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United States Department of Agriculture

Agricultural Research Service

2011 Annual Report

1a.Objectives (from AD-416)
Compare the microbiology of eggs obtained from caged Leghorn hens and cage-free floor housed Leghorn hens with both naturally contaminated and artificially inoculated environments.

1b.Approach (from AD-416)
Day of age Leghorn pullets will be obtained and reared in a confinement rearing facility set up to industry standards until the birds reach sexual maturity. At this time, a confinement housing facility would be set up to simulate a commercial Leghorn setting where the hens are housed in cages versus a confinement rearing facility where Leghorn hens are housed on the floor and eggs collected from nest boxes. To test the microbiology of the eggs from the two laying areas, an assortment of microbiological analyses (i.e. total aerobic plate count, Enterobacteriaceae count, E. coli count, Campylobacter, and Salmonella) of the eggs from both groups will be performed. In addition, another set of experiments will be conducted where the Leghorn hens are inoculated and colonized with a Naladixic acid resistant Salmonella and analysis of the eggs conducted.

3.Progress Report

Fast food restaurants have requested the poultry industry to supply a certain percentage of table eggs from hens maintained on floor environments (cage-free) instead of colony cage environments due to animal welfare concerns. Industry scientists have requested comparisons of the microbiology of table eggs obtained from laying hens housed in cages versus hens housed on the floor. Research information is needed to determine whether it is appropriate to comply with or rebut these requests from a food safety, microbiological, and egg sanitation standpoint.

1. Non-washed eggs produced in a shavings covered floor environment had slightly higher aerobic bacteria levels (4.0 log / mL of rinsate) than eggs produced on slats (3.6 log), which had significantly higher bacteria levels than eggs produced in cages (3.1 log). Washing eggs significantly reduced aerobic bacteria level by 1.7 log and coliform count by 0.5 log. No significant differences were found in aerobic bacteria, E. coli, and coliform counts on eggs from the three housing system types after the eggs were washed. 2. Non-washed eggs produced by hens moved into triple-deck cages from 57 to 62 weeks (previously housed on shavings, slats, and cages) did not differ in aerobic bacteria levels. Washing eggs continued to significantly reduce aerobic bacteria level to below 0.2 log. 3. The levels of aerobic bacteria for non-washed eggs were within 0.4 log below the aerobic bacteria values attained for non-washed eggs in Experiment 1, although hens in Experiment 3 were at 28% of the hen density used in Experiment 1. Washing eggs further lowered aerobic bacteria levels to 0.4-0.7 log, a 2.7 log reduction. These results indicate that eggshell bacteria levels are similar following washing eggs from hens housed in these cage and cage-free environments. However, housing hens in cages with manure removal belts resulted in lower aerobic bacteria levels for both non-washed and washed eggs (compared to eggs from hens housed in a room with cages, slats, and shavings). The potential for horizontal transmission of Salmonella (in an inoculated environment) was significantly greater among hens on shavings covered floors (40%), while in the caged and slat housing systems Salmonella horizontal transmission was lower at 15 and 18%, respectively. The potential for horizontal transmission of Campylobacter (in an inoculated environment) was significantly greater among hens on the shavings covered floors (43%) than hens in the cages (28%) with hens on slats being intermediate (36%).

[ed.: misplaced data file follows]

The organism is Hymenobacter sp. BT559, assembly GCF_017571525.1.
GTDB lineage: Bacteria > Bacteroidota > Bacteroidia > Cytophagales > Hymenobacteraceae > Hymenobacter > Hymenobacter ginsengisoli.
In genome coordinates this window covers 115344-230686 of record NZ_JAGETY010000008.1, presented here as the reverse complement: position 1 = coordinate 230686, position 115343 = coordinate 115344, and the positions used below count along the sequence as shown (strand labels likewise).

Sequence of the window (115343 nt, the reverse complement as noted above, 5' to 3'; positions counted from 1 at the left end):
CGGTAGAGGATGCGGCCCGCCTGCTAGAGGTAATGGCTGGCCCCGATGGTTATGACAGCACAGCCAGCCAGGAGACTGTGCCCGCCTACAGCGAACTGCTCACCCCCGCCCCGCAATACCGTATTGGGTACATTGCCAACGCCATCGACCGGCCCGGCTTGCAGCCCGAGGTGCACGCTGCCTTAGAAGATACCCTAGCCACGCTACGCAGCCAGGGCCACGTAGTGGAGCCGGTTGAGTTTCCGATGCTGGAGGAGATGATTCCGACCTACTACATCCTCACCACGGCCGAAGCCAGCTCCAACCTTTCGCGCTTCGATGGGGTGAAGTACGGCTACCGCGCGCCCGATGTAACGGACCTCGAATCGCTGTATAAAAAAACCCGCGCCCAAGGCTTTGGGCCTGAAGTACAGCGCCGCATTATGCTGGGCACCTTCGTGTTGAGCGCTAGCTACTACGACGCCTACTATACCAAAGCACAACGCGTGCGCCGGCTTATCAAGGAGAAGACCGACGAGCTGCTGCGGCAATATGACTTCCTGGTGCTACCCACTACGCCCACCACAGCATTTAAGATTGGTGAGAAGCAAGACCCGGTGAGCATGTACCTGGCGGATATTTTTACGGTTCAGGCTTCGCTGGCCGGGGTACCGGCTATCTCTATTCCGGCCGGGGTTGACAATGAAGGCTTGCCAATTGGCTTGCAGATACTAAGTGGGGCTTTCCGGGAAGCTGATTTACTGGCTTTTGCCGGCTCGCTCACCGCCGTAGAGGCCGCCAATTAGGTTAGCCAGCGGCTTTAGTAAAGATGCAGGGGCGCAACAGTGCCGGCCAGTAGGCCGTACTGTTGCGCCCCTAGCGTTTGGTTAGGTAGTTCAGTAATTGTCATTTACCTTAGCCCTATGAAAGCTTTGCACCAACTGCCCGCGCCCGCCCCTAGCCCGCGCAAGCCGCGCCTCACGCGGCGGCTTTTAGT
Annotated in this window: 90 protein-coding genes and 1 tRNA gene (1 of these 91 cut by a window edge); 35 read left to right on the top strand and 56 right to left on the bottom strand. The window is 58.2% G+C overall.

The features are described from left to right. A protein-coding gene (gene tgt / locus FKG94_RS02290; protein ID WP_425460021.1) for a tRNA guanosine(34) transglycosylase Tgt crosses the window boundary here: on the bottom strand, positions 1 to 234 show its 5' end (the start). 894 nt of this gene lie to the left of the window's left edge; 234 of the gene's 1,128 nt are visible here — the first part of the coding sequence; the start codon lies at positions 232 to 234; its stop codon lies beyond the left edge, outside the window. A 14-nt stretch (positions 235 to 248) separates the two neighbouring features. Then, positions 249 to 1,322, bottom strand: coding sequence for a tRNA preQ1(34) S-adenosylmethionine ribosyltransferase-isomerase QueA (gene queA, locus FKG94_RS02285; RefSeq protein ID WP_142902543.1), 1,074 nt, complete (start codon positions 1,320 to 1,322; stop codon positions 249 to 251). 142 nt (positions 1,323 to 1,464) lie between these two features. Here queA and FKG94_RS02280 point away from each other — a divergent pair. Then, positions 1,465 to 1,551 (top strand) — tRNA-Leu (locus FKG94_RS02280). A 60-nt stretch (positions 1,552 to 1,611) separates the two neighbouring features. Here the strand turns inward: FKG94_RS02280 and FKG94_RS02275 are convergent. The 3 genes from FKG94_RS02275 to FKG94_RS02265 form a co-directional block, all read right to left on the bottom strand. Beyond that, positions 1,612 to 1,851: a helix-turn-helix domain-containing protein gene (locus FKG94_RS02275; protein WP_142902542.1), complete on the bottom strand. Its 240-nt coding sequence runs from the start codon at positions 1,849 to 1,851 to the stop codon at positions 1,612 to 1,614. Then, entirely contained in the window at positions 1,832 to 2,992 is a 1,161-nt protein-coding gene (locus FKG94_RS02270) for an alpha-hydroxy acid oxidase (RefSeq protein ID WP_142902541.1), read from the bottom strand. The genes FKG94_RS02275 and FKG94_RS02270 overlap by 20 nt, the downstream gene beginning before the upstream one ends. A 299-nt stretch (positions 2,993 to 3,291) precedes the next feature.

Last Modified: 8/27/2015
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